29 October 2014

Social Disgrace: Rat of God

It's been a couple of months since I've done a Social Disgrace post. That doesn't mean things have improved. If you aren't on Facebook you've missed a lot of AncestryFAIL posts on Barking's Facebook page. Ancestry's social media team really outdid themselves yesterday. The post was so bad it had to be deleted but luckily a friend was able to grab a screen capture for me.

Ancestry.com DYK our Sears, Roebuck and Co. Historic Catalogs span 1896-1993 and have some, shall we say interesting and spooky items for sale including this headstone with what we think is a rat or opossum on top? Take your best guess!
[Ad copy] THIS BEAUTIFUL TOMBSTONE with a sleeping lamb on the top is furnished at the heretofore unheard of prices of $11.65 in Acme Blue, Dark Vein Vermont Marble, and at $12.88 in White Acme Rutland Italian Marble. 

A rat or opossum? Seriously? "Sleeping lamb" is right in the ad copy. And I doubt anyone who has bought a headstone for a child would appreciate the stone being called "spooky" like some cheap Halloween decoration. We won't even go into the disastrous grammar.
An Ancestry.com employee commented with a non-apology apology. Of course once the thread was deleted so was her comment.

Juliana Szucs It is definitely a lamb as it says in the ad, and we meant no disrespect, but in all honestly [sic], when I look at the advertisement I see an opossum. We just thought we'd share it for fun. Apologies to those of you it offended. For those of you who want to browse, the Sears catalogs are here: http://bit.ly/hsD5nm

Got that? If you were offended she apologizes but no apology for offending you. No apology for creating the post. No apology for making light of grieving parents. No apology for their lack of reading comprehension. No apology for their lack of basic cemetery knowledge. Unbelievable.

Thanks to Madelyn for the screen caps!
The title of this post was taken from one of the comments in the deleted thread. Thanks, Jane!

PREVIOUS POST: Etched in Stone

27 October 2014

Etched in Stone

I love most episodes of Finding Your Roots. Some I've watched over and over and over again. Unfortunately last week's episode, "The Melting Pot" [video is available until 21 Nov 2014], made me want to throw things at the television.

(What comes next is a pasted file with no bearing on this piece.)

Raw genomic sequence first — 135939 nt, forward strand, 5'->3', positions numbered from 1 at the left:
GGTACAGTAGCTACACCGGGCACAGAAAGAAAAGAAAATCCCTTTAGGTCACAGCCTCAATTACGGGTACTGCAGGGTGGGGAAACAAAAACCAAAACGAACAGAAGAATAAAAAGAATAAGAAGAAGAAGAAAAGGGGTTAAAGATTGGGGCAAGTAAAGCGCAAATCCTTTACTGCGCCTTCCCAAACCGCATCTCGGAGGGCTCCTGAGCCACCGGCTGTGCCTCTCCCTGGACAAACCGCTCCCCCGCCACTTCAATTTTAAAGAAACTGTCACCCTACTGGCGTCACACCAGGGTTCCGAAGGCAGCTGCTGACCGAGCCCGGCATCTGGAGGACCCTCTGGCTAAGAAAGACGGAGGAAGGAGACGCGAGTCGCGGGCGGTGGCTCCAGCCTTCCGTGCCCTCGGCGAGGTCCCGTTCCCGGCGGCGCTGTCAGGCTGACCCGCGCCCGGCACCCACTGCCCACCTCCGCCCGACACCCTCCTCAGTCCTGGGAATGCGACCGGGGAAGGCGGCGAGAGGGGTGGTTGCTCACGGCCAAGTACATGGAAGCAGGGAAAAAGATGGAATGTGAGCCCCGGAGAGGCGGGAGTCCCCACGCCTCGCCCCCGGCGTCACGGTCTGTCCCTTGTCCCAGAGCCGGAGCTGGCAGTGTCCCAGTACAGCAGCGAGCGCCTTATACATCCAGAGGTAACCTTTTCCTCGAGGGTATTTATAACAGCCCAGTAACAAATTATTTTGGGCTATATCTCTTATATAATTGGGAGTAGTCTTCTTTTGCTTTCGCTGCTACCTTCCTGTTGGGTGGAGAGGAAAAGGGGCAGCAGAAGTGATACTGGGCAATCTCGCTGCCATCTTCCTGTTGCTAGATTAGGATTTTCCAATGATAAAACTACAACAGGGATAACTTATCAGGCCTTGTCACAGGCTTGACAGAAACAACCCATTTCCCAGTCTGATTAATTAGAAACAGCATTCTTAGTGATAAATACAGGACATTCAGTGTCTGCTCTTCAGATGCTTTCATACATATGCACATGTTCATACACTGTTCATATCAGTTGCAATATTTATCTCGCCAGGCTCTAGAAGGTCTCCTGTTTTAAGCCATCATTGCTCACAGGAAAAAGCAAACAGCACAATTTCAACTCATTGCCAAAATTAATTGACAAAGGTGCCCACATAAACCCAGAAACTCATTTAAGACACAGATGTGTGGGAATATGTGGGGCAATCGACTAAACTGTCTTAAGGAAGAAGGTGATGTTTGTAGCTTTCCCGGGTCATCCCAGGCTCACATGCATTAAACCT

Below are a few transcribed portions and my notes.
[Dr. Gates narrating] "When Ming's grandfather left China, there was one object he took with him. A book tracing the family's genealogy back to the year 891 A.D.. It's a treasure in the Tsai family. But unfortunately for Ming the book is simply oral history set down by his ancestors. There's been no way to know if it's true, until now.
We sent researchers to China to try and confirm the Tsai genealogy. It was a long shot. The communists had ordered that all genealogical records be destroyed in an effort to break down family structures. This was, in fact, a fundamental part of the Cultural Revolution. But in some cases stone carved tablets, known as steles, have survived. Before communism the Chinese landscape was dotted with hundreds of thousands of these steles. In Ming's hometown only one remains standing."
"Ming's hometown"? Ming Tsai was born in Newport Beach, California and was raised in Dayton, Ohio.
[Dr. Gates talking to Ming] "Our researcher kept asking around and someone told her that of all of the family shrines that had existed before the Cultural Revolution there was only one that remained standing. Can you imagine that? I mean, of all these thousands, just one."
 Screen cap from "The Melting Pot" episode of Finding Your Roots.

Of course it's for the Tsai family, Ming's 36th great-grandfather, and there is a great television moment...and then genealogy brain kicks in. That stele looks like it was created in the last 25 years so who created it? Where did the information come from? How well is it documented?